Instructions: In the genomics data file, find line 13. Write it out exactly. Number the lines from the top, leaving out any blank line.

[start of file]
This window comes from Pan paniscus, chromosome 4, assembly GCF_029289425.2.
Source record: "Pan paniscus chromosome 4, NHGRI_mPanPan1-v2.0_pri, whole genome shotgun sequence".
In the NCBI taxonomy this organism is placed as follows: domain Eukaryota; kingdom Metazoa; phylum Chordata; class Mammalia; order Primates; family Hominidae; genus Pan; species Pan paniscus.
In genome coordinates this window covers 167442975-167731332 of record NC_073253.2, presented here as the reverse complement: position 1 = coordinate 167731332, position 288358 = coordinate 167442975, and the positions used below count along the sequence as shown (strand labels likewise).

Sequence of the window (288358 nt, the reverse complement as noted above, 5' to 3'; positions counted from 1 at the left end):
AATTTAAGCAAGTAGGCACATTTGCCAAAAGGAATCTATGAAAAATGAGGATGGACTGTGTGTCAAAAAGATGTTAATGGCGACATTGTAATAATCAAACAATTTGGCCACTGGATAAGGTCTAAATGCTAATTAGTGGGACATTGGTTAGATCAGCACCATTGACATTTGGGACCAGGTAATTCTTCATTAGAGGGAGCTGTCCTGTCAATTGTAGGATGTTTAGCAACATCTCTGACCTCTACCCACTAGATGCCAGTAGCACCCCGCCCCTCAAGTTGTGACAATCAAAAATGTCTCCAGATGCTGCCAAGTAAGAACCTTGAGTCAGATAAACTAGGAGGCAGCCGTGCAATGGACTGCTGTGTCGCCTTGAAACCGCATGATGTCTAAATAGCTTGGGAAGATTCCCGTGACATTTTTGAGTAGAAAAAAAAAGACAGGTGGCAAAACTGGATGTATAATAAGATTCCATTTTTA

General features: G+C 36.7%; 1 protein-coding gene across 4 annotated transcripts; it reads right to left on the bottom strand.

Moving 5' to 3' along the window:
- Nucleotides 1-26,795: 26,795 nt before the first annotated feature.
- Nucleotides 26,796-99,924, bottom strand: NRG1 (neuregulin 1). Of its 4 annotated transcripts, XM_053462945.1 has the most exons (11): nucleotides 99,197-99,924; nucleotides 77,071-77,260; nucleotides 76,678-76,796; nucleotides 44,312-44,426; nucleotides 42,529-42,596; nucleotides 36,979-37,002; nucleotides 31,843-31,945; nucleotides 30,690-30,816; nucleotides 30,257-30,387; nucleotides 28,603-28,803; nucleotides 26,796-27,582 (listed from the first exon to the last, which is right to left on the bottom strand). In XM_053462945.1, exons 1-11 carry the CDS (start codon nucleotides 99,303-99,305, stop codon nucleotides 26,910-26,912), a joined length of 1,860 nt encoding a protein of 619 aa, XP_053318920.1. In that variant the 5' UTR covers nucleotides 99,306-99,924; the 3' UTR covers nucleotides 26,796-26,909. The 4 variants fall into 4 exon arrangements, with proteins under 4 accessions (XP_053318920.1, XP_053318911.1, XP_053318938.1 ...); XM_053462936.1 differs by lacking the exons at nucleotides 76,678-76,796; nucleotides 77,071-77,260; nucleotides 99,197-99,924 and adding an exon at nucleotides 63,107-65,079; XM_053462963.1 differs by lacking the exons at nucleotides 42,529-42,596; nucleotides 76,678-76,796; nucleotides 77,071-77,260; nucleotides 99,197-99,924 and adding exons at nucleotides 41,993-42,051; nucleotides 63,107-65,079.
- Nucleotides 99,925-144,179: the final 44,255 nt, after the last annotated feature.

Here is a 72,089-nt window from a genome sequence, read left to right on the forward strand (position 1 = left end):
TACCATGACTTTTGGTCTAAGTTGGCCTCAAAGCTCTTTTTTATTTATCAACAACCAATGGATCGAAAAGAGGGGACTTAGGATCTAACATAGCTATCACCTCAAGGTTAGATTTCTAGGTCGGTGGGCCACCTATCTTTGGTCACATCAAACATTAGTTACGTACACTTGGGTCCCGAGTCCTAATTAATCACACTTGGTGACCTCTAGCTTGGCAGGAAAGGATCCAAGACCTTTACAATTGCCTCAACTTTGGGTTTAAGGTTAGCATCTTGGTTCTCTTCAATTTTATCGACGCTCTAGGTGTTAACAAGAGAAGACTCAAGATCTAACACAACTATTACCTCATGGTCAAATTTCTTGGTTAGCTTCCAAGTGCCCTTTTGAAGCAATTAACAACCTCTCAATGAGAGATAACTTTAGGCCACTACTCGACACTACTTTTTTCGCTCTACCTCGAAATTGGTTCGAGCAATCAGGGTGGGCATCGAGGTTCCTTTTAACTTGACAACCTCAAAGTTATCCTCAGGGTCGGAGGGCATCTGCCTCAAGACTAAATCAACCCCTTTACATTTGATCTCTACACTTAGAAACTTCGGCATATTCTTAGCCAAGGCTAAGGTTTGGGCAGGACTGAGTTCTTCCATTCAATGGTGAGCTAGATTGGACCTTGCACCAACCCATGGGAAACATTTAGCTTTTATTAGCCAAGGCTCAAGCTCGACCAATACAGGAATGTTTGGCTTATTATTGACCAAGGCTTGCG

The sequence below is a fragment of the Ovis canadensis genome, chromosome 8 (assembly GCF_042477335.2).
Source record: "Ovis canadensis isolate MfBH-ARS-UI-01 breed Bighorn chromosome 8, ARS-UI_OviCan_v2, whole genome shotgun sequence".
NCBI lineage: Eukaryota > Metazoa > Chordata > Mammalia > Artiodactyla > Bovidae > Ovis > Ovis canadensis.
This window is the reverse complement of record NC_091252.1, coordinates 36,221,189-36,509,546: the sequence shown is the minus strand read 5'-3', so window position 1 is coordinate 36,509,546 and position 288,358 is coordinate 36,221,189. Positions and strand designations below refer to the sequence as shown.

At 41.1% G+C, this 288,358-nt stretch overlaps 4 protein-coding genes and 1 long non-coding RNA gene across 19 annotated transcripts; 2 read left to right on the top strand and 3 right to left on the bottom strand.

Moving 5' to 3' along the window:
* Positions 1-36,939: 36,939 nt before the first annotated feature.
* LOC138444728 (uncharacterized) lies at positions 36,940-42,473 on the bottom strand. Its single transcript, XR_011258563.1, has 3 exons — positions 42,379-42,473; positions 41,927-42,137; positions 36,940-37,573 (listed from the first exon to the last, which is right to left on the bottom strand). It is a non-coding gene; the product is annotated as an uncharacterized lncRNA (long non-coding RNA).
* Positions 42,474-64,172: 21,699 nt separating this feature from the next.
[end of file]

TACCATGACTTTTGGTCTAAGTTGGCCTCAAAGCTCTTTTTTATTTATCAACAACCAATGGATCGAAAAGAGGGGACTTAGGATCTAACATAGCTATCACCTCAAGGTTAGATTTCTAGGTCGGTGGGCCACCTATCTTTGGTCACATCAAACATTAGTTACGTACACTTGGGTCCCGAGTCCTAATTAATCACACTTGGTGACCTCTAGCTTGGCAGGAAAGGATCCAAGACCTTTACAATTGCCTCAACTTTGGGTTTAAGGTTAGCATCTTGGTTCTCTTCAATTTTATCGACGCTCTAGGTGTTAACAAGAGAAGACTCAAGATCTAACACAACTATTACCTCATGGTCAAATTTCTTGGTTAGCTTCCAAGTGCCCTTTTGAAGCAATTAACAACCTCTCAATGAGAGATAACTTTAGGCCACTACTCGACACTACTTTTTTCGCTCTACCTCGAAATTGGTTCGAGCAATCAGGGTGGGCATCGAGGTTCCTTTTAACTTGACAACCTCAAAGTTATCCTCAGGGTCGGAGGGCATCTGCCTCAAGACTAAATCAACCCCTTTACATTTGATCTCTACACTTAGAAACTTCGGCATATTCTTAGCCAAGGCTAAGGTTTGGGCAGGACTGAGTTCTTCCATTCAATGGTGAGCTAGATTGGACCTTGCACCAACCCATGGGAAACATTTAGCTTTTATTAGCCAAGGCTCAAGCTCGACCAATACAGGAATGTTTGGCTTATTATTGACCAAGGCTTGCG